How collective advocacy can amplify the voices of women and girls

By Patricia T. Morris 18 March 2016

Women attend a special village council meeting in India. Gender equality has long been a buzz phrase in the development community, but more needs to be done to include women's priorities and solutions in the most pressing development challenges. Photo by: Gaganjit Singh / U.N. Women / CC BY-NC-ND

For too long, global decision-making has ignored or excluded women and girls’ voices in grass-roots advocacy. Collective advocacy can change that.

One of the largest critiques of the Millennium Development Goals crafting process is that it did not adequately include input from grass-roots advocates in developing countries. Despite the success of the MDGs, I’m convinced that some of the unrealized targets and pitfalls that emerged could have been avoided if more voices — and particularly women’s voices — had been at the decision-making table from the start.

Gender equality has been a buzz phrase in the development community for years now, but I know from more than 20 years in the business that we still need concerted efforts to include women’s priorities and solutions to the most pressing development challenges in equal numbers to men’s in policy development forums. It just doesn’t happen on its own.  

The problem is that many grass-roots organizations that have a pulse on communities’ needs and priorities lack the resources and ability to engage policymakers and affect decision-making at the highest levels, including at the United Nations.

That’s why Women Thrive decided nearly four years ago to leverage women’s collective voice to ensure the path to the Sustainable Development Goals was different. We did this through collective advocacy with partners in developing countries.

With 58 million primary school-age children out of school, and so many of them girls who are likely to never start school, we wanted to focus our efforts on education in the SDGs.

In 2012, we identified several groups in Africa that had a long history of advocating for equitable education and learning priorities. Groups such as the Forum for African Women Educationalists are plugged into the grass-roots efforts, bringing needed insight from local women and girls into the advocacy process.

Together, Women Thrive, FAWE, and our other partners agreed on language about education and learning that we wanted included in the SDGs. We mapped out key decision-makers and forums and conferences where we could get face time with them. We developed strong, targeted messages and published resources to get those messages out.

The result of our hard work was SDG 4, which ensures “inclusive and equitable quality education and promote[s] lifelong learning opportunities for all.”

Collective advocacy secured a major win for women and girls everywhere. In developing countries, education advocates who want to see women’s priorities and solutions incorporated into global decision-making can point to its effectiveness.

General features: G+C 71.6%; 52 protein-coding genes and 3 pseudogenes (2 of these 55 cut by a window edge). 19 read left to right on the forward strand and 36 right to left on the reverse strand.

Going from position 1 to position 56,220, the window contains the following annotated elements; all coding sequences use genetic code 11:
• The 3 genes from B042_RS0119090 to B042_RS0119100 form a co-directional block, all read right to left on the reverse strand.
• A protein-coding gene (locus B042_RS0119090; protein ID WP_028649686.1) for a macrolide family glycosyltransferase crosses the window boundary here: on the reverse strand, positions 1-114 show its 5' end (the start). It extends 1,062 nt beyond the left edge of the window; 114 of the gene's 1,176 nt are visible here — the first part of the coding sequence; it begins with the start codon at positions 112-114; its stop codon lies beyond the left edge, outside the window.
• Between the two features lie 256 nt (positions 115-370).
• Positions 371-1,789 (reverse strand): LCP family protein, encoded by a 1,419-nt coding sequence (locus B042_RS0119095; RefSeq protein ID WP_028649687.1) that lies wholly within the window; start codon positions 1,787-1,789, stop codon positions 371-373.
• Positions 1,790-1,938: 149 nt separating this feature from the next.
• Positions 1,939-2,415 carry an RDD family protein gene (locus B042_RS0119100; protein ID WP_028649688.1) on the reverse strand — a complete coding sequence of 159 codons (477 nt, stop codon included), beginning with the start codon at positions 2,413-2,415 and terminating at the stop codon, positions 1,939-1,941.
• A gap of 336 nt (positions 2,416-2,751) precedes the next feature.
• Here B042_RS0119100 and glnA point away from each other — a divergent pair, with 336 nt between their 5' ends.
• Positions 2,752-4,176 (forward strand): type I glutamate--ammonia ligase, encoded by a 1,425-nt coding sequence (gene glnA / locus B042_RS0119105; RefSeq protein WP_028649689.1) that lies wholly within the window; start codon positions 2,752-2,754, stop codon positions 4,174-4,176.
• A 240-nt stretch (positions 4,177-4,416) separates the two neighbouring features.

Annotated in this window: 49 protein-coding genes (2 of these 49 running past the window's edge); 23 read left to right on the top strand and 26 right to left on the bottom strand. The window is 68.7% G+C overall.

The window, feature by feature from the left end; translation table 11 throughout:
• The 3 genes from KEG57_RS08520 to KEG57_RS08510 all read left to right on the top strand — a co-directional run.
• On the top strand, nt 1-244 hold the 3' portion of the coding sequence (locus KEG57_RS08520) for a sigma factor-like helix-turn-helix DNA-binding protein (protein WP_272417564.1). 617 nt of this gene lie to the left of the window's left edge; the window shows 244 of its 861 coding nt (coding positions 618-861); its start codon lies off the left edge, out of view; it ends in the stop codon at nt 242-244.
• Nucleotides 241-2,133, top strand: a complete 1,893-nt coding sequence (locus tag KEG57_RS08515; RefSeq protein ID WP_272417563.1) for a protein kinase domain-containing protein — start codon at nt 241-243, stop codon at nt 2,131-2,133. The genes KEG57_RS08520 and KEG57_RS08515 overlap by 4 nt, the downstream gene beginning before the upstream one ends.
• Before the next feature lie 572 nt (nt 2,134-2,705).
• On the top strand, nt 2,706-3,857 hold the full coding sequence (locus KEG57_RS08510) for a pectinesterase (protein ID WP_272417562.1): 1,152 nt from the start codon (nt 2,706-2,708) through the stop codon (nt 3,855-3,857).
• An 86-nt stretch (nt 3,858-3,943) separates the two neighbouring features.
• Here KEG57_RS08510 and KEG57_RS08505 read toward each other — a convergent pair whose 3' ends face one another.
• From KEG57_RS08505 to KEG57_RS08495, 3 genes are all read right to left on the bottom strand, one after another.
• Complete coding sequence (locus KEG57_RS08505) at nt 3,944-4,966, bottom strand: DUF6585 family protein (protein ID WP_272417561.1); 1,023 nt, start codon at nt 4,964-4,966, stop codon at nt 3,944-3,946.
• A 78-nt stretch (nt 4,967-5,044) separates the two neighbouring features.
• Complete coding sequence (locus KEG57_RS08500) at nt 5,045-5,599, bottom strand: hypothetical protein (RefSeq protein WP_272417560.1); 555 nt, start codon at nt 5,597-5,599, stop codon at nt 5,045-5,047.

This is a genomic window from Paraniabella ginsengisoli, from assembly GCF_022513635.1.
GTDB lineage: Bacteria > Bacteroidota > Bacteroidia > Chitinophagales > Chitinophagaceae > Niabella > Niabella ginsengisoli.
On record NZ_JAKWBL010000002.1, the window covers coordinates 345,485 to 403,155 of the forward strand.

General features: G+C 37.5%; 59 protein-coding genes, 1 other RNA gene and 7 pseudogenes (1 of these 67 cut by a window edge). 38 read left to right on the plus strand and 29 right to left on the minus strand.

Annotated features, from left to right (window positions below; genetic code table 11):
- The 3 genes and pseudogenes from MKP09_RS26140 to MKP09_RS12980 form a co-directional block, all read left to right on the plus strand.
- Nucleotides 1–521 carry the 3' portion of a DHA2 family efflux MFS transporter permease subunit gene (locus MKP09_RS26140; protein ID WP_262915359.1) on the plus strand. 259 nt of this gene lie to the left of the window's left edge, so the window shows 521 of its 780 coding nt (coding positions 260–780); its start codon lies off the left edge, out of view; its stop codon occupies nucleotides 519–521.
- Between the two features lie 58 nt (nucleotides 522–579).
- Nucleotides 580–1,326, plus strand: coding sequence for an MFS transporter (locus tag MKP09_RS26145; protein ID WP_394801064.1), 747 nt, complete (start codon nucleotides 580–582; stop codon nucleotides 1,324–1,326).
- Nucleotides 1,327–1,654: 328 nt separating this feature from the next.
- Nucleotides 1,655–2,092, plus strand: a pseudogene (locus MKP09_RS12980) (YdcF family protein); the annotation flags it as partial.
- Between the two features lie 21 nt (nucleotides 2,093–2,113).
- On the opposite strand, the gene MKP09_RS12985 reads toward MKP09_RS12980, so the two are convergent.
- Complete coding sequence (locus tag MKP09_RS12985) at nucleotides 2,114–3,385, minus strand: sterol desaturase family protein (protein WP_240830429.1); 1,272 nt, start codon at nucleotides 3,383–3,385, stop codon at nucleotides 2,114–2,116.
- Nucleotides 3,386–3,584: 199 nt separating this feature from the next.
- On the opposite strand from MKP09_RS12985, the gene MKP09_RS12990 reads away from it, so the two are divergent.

Now, at the 60th Session of the United Nations’ Commission on the Status of Women, there are valuable lessons to share. Women Thrive’s new report “Getting equitable education on the global agenda: Lessons from collective advocacy at the United Nations” presents a blueprint for grass-roots advocates to identify opportunities for collective advocacy and the steps they can take to win the day.

Our lessons include:

1. Take the time to build relationships, not just the number of coalition members. Only by cultivating relationships between advocacy partners can there truly be power in numbers.

2. Evidence-based messaging counts and works. When messages link high-level policy, community level empowerment and participation, decision-makers listen and incorporate recommendations in policy development.

3. Diversity is the foundation of an effective collective voice. The more diverse the advocates, the more relevant the collective voice.

4. Advocates should have access to multidimensional advocacy capacity strengthening. To be effective, collective advocacy research, training, coaching, tools, and engagement should be collaborative, representative, and hands-on.

5. Whose message and who’s the messenger matter. Messaging and capacity strengthening efforts must prioritize the importance of advancing the priorities and solutions of people living in poverty — especially women and girls — if development policy is to work for everyone.

By utilizing these lessons on collective advocacy, the voices of women and girls can be fostered through capacity building training, amplified through collective action, and ultimately heeded by policymakers.

My hope is that the lessons in Women Thrive’s report will inspire advocates around the world — women, men, and youth — to add their voices to the global movement for gender equality. No level is too high to reach because collective advocacy allows us to bring together our knowledge, resources, and skills. When we speak with one united, loud voice, we can be heard around the globe.

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About the author

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Patricia T. Morris

Patricia T. Morris is president of Women Thrive Worldwide and an internationally known gender and development expert with more than 20 years experience working across five continents.


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